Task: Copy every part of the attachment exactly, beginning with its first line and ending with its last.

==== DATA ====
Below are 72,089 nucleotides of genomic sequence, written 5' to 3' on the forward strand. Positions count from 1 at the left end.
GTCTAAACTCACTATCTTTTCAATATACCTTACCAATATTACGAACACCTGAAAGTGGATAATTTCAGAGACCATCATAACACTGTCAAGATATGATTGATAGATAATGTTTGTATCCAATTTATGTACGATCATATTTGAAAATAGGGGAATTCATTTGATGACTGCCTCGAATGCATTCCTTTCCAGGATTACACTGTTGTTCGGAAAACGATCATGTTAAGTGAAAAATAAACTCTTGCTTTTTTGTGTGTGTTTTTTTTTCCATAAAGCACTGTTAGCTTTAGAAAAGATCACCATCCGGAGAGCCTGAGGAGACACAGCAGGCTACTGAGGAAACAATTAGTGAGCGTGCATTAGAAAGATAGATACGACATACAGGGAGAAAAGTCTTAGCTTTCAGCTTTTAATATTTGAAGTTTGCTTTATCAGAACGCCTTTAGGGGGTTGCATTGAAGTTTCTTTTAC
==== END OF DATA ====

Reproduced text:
Below are 72,089 nucleotides of genomic sequence, written 5' to 3' on the forward strand. Positions count from 1 at the left end.
GTCTAAACTCACTATCTTTTCAATATACCTTACCAATATTACGAACACCTGAAAGTGGATAATTTCAGAGACCATCATAACACTGTCAAGATATGATTGATAGATAATGTTTGTATCCAATTTATGTACGATCATATTTGAAAATAGGGGAATTCATTTGATGACTGCCTCGAATGCATTCCTTTCCAGGATTACACTGTTGTTCGGAAAACGATCATGTTAAGTGAAAAATAAACTCTTGCTTTTTTGTGTGTGTTTTTTTTTCCATAAAGCACTGTTAGCTTTAGAAAAGATCACCATCCGGAGAGCCTGAGGAGACACAGCAGGCTACTGAGGAAACAATTAGTGAGCGTGCATTAGAAAGATAGATACGACATACAGGGAGAAAAGTCTTAGCTTTCAGCTTTTAATATTTGAAGTTTGCTTTATCAGAACGCCTTTAGGGGGTTGCATTGAAGTTTCTTTTAC